This early 20th century brick house offers the opportunity to burnish some original details and the bonus of yard space and parking. It’s set on the eastern edge of Bay Ridge at 565 84th Street.
Builders were busy in Bay Ridge in the early 20th century and the house is one of a row of three that appear on historic maps by 1917. All three houses are two stories with tan brick, enclosed front porches and tile roofs in a style often advertised as “artistic houses” at the time. The circa 1940 tax photos for the row show that while the porches were originally enclosed they would have had a tall expanse of multi-paned windows and a matching door, bringing in as much light as possible. No. 565 now sports a picture window and a Colonial Revival-style door, both later 20th century additions.
The single-family home has been owned by the same family since the 1970s and while there have been decorative changes, including plenty of wallpaper, the original layout appears intact. The enclosed front porch, with a bold red tile floor and wood ceiling, could use some tweaks to make the space pop, but does offer some casual living or work space.
Step through the original wood entry door and the living room has parquet floors, a beamed ceiling and a Classical-style mantel with columns and dentil molding. The mottled tile surround appears to be original as does the brass liner and gas insert. A fresh breeze might be a challenge as the only windows in the space open onto the front porch.
The living room is open to the dining room, which does have a window overlooking the rear garden. It’s got the decorative details popular in this period, namely wainscoting, a plate shelf and built-in cabinets with leaded glass fronts on either side of the window. There’s also some Lincrusta which, according to the listing, is original.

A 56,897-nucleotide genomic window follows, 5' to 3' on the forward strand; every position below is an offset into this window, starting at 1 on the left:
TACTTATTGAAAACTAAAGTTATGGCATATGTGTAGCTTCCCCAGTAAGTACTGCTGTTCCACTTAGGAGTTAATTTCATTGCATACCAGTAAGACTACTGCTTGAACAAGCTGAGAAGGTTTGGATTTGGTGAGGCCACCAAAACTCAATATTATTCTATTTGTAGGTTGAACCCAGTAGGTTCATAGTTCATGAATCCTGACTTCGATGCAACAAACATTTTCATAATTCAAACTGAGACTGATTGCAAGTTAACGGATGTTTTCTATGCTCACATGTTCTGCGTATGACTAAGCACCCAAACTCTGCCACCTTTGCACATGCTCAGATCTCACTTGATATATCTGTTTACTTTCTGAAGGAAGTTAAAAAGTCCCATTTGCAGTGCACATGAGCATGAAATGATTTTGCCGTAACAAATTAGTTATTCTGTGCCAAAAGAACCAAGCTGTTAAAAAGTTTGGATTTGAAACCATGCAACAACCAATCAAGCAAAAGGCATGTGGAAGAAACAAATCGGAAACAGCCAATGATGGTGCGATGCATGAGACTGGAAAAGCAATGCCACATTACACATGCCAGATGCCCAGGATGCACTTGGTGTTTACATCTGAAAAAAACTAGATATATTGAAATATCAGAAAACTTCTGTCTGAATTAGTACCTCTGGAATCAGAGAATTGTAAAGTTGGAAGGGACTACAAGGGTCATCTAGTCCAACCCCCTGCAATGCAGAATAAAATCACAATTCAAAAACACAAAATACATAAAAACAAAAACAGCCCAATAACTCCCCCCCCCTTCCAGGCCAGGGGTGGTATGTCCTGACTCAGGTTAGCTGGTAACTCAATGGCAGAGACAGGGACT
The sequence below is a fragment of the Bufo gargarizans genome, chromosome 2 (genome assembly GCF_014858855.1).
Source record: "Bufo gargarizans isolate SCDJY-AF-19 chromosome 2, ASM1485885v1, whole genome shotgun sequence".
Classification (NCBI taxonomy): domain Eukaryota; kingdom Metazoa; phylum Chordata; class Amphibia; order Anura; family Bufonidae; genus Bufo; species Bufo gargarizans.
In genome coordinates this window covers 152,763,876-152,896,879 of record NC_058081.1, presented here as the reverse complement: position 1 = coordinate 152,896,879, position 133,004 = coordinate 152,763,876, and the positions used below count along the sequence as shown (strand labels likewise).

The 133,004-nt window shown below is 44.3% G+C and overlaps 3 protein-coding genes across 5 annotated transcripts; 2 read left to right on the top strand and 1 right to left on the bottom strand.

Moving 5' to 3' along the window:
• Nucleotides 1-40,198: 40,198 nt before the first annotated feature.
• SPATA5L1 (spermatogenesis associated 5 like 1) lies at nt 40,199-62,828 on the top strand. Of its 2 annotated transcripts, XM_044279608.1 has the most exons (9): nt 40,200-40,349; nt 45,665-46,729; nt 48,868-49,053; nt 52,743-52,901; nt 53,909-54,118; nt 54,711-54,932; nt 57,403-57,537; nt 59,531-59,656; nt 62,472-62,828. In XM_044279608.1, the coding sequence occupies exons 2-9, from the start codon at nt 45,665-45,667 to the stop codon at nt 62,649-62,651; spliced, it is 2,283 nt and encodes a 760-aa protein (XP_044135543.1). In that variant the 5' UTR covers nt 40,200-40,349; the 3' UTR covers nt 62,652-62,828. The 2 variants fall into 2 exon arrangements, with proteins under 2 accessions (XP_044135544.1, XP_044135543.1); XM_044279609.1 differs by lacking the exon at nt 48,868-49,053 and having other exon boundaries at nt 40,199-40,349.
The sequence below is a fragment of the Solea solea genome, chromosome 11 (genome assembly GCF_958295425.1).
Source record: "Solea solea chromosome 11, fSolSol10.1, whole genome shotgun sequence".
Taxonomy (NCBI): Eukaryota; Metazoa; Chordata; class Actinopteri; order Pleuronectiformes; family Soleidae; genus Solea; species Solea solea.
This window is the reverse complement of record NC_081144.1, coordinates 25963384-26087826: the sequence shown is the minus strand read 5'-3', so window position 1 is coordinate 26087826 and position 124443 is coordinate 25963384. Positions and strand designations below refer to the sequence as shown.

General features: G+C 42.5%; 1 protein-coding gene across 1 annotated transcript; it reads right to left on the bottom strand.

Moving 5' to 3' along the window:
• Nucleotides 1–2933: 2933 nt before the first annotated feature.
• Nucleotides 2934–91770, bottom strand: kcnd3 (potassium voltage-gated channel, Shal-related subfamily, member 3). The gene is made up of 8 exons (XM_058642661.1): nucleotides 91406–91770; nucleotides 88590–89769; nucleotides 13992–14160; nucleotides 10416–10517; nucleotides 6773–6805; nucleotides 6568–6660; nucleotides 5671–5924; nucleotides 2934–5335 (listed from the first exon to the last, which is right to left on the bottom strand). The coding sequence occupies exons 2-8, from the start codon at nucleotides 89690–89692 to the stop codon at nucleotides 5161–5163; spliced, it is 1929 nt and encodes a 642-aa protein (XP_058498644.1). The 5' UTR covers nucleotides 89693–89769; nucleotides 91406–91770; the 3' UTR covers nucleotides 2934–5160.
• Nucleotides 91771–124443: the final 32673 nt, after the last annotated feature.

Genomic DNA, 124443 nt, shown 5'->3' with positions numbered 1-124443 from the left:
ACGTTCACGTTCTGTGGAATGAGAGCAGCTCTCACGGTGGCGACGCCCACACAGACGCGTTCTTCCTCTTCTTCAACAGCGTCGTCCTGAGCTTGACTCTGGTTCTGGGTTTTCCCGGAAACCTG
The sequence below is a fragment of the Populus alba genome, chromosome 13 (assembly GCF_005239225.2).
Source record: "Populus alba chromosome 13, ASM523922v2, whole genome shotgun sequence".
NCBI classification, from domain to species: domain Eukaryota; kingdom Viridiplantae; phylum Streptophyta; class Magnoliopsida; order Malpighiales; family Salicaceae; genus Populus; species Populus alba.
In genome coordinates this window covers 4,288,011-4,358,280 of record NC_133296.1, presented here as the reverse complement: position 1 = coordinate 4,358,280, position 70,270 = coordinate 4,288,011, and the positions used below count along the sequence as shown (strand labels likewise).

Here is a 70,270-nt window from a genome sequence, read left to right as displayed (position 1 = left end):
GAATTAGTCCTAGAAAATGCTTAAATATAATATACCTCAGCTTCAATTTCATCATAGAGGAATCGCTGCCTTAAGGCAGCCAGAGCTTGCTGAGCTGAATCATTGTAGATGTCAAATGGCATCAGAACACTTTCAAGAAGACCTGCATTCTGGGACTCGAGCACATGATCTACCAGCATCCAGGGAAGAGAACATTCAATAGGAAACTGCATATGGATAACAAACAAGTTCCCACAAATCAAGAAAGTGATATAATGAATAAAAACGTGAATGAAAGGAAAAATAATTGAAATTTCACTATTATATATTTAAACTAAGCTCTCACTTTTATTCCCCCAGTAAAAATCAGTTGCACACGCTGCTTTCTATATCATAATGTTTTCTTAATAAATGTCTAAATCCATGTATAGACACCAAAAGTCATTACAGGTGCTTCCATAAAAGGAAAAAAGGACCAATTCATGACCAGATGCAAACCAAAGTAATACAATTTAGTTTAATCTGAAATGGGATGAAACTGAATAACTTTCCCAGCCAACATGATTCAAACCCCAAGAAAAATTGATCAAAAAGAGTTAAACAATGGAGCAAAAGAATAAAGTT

Adjacent is the kitchen, which has a rare bank of circa 1930s era white metal cabinets, porcelain sink and tile wainscot. The window, transom and door leading out to the backyard appear to be original and have their original trim. Vintage lovers will appreciate the design possibilities, such as restoring the floor with real linoleum.
Upstairs are four bedrooms with original features, including inlaid wood floors, and a full bath. The two largest bedrooms share closet space in a pass-through, complete with original built-in cabinets. The original pass-through sinks appear to have been swapped out but are easy to restore.
The remarkably intact original bath has a claw-foot tub and beautiful original white subway tiles on the walls. If the plumbing needs an upgrade, historically correct replacement tile is available for the floor.
There’s a basement which could use some finishing and a potential buyer might want to check for water infiltration as the listing photo shows some puddles of standing water. The floor plan shows the space has a half bath and access to the street and rear yard.
Out back there’s a wood deck off the kitchen and a lawn with shrubbery and a small patio area. The listing notes that the house has parking in the rear and the photo shows the gated drive on 6th Avenue that leads to a shared parking pad behind the row of houses. Just down the street is the sunken Gowanus Expressway. A pedestrian bridge provides access to Dyker Heights.
Listed by Charles A. Olson and Jean Marrone of Keller Williams Realty, it’s on the market for $950,000. What do you think?
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